June 25, 2019 at 07:23AM by CWC
In a perfect world, you’d wake up feeling refreshed and happy every day—but we don’t live in a perfect world, do we? Some days, you wake up feeling a little…off, and for no good reason. The good news is, it’s totally normal for moods to fluctuate. “We probably awake most often in a neutral mood, with some days in an upbeat mood and some days in a down mood,” says psychologist Jennifer Carter, PhD. Basically, don’t be hard on yourself if your morning mood happens to be less than cheerful on a given day.
While it’s indeed often the case that you wake up on the wrong side of the bed despite nothing being objectively wrong, there are a few explanations that highlight why you might be having a down day. For starters, poor sleep hygiene leading to lack of rapid eye movement (REM) sleep—which is important for both physical and mental health—doesn’t help, Dr. Carter says. “When you don’t get enough REM sleep, in particular, you may awake feeling grumpy,” she says. And an extra-happy happy hour the night before may also contribute. While alcohol can help you fall asleep quickly, it steeply compromises sleep quality, says David Klow, LMFT, author of You Are Not Crazy: Letters From Your Therapist. And, again, that can leave you feeling off in the a.m.
Ultimately, a slew of reasons could explain your slightly off morning mood, says clinical psychologist Lily Brown, PhD. Maybe you read an upsetting story before you went to bed, had a bad dream, or have been dealing with a constant current of stress for a while now. Whatever it is, pinpointing likely triggers is important so you can work to avoid future down mornings. “Taking a regular account of what feels good and what doesn’t might help with tracking the ups and downs,” Klow says.
Below, find 6 ways to pull yourself out of a bad morning mood.
1. Know that it’s okay to allow yourself to wallow a little
“Rather than just allowing for happiness or good feelings each day, it helps to expand your capacity to allow the experience of the entire spectrum of emotions,” Klow says. (If nothing else, you can feel good knowing that you’re helping yourself to grow emotionally.)
2. Once you’ve given yourself a beat, fight the urge to just lie in bed
“Waking up feeling down doesn’t have to dictate what you do that day,” Dr. Brown says. If you give in to the urge to lie in bed or avoid everyone, you might feel good for a moment, but you can actually end up feeling even more bummed out if you do it for too long, she says.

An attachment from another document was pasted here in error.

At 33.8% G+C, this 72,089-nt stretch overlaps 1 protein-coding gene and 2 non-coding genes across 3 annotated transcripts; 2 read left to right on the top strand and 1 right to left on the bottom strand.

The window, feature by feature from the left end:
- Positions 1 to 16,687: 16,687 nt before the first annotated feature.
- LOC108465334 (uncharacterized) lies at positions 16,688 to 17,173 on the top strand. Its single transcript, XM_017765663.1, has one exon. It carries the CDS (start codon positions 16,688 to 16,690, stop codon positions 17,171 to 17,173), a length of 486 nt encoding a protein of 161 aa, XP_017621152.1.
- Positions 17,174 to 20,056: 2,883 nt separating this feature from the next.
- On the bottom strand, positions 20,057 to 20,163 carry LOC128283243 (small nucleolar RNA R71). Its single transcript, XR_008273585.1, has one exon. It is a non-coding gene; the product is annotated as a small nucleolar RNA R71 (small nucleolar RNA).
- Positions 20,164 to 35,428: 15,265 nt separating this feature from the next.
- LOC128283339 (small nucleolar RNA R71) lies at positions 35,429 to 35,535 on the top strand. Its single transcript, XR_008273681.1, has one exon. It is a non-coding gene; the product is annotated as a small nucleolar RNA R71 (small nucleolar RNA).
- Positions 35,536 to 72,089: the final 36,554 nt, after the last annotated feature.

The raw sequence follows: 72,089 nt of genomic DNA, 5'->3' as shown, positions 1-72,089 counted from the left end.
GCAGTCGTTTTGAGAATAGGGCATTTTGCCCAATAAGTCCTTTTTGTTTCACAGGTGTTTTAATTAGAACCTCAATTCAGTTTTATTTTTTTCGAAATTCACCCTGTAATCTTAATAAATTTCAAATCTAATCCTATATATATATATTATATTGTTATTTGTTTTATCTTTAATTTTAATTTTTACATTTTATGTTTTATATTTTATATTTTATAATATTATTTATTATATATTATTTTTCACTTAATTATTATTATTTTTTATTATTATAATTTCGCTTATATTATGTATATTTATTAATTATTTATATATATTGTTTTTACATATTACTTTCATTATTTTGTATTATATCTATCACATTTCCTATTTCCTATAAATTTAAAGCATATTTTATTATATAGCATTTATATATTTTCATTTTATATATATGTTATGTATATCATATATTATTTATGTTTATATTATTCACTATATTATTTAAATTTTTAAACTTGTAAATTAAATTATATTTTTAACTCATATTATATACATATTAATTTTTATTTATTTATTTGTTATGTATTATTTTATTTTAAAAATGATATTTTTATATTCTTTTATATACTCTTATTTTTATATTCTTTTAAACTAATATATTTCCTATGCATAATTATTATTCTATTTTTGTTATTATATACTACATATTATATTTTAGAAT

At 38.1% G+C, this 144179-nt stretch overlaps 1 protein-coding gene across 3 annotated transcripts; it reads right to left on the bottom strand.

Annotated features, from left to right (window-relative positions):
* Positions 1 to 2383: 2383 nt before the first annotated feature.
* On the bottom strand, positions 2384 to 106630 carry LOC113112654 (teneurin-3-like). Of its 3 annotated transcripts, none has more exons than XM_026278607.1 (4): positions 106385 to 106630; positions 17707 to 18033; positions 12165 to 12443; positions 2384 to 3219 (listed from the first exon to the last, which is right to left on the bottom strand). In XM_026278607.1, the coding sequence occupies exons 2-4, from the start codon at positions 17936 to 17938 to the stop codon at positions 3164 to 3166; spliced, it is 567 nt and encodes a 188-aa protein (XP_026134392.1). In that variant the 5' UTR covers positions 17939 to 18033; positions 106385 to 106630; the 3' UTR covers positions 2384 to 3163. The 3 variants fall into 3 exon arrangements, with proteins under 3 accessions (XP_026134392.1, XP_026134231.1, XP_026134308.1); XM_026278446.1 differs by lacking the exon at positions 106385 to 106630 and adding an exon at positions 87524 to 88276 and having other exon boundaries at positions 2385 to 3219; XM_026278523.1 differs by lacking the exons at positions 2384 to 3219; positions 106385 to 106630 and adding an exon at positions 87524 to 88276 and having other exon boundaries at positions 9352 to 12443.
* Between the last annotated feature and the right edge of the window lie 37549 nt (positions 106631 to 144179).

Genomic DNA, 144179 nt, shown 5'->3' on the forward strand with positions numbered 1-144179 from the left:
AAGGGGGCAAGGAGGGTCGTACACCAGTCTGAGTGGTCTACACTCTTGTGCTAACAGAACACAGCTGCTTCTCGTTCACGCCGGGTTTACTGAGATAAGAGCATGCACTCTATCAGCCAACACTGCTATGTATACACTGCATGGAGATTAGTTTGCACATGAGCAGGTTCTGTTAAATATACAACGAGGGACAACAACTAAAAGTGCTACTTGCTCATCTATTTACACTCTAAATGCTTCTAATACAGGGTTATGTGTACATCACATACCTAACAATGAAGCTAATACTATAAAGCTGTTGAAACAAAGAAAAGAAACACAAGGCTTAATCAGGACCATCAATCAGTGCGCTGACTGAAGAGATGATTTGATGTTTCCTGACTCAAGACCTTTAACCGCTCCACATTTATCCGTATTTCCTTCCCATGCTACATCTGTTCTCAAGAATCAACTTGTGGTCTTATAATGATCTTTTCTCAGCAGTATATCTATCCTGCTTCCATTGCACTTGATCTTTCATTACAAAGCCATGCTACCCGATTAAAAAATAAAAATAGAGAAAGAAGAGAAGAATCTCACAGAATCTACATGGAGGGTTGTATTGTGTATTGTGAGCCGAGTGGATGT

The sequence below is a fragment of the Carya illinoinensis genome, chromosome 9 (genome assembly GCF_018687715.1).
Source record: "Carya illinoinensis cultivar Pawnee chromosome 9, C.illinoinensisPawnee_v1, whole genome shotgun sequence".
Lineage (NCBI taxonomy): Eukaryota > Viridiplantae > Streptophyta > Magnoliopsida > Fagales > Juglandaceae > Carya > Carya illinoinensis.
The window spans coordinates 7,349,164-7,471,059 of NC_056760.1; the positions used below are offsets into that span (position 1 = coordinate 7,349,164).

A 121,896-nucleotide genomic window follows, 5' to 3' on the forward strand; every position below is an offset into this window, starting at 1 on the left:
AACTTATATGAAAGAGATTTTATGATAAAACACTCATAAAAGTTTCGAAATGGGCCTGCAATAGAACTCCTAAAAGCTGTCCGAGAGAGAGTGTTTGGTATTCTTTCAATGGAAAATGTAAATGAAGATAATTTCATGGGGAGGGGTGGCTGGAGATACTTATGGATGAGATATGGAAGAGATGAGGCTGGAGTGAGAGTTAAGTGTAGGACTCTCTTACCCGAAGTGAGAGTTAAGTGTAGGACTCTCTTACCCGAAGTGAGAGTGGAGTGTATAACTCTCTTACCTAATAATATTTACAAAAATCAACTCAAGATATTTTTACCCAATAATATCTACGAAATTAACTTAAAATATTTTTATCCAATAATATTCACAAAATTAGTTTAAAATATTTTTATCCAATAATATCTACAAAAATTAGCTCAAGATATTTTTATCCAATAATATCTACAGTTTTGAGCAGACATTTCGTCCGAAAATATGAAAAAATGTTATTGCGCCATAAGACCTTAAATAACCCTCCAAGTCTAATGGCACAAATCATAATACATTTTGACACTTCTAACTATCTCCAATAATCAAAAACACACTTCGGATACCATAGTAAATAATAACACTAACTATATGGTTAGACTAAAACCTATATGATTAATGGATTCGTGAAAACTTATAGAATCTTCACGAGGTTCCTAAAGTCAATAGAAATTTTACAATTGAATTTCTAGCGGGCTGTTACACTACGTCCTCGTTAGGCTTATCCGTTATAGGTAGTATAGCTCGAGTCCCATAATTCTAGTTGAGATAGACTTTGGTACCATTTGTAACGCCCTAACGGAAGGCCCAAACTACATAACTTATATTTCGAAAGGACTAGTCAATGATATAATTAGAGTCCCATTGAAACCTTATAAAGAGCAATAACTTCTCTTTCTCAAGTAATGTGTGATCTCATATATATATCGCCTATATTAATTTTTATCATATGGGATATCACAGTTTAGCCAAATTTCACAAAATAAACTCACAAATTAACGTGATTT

3. Try to get your blood flowing
“Sometimes we wait to take action until after we feel better,” Dr. Carter says, adding that fighting that urge by getting out of bed, taking a shower, and even going to the gym can pay off big. “Do anything to get the body moving, and you will likely feel better.”
4. Practice mindfulness
Ask yourself what you notice in your body and where you notice the down feeling taking hold. What are your thoughts or sensations about it, and how do you respond to these thoughts, feelings, and sensations? Are you self-critical or are you more self-compassionate? Being able to recognize the source of the morning mood can help you rid yourself of it faster, Klow says.
5. Connect with someone else
This can be as simple as shooting a friend a text to check in, or calling a loved one to talk about your feelings—really, anything may work. “We are all wired to connect,” Klow says. “Finding someone or something to connect to can help you to not feel as down.”
6. Go easy on yourself
Perhaps most importantly, remember that this experience is normal. “Recognize that feelings are temporary,” Dr. Carter says. And while it’s true that everyone has fluctuations in their mood, if you find that you’re really distressed by these bad mornings and they’re interfering with your ability to function at work, school, and in your relationships, Dr. Carter says it may be time to check in with a mental-health professional.
But, if it’s just on the odd morning that you find yourself feeling off, try to look at the bright side: “Sometimes there is a treasure in the low feelings,” Klow says. “You might learn something about yourself, or get a particular perspective on life if you allow yourself to investigate the sadness.”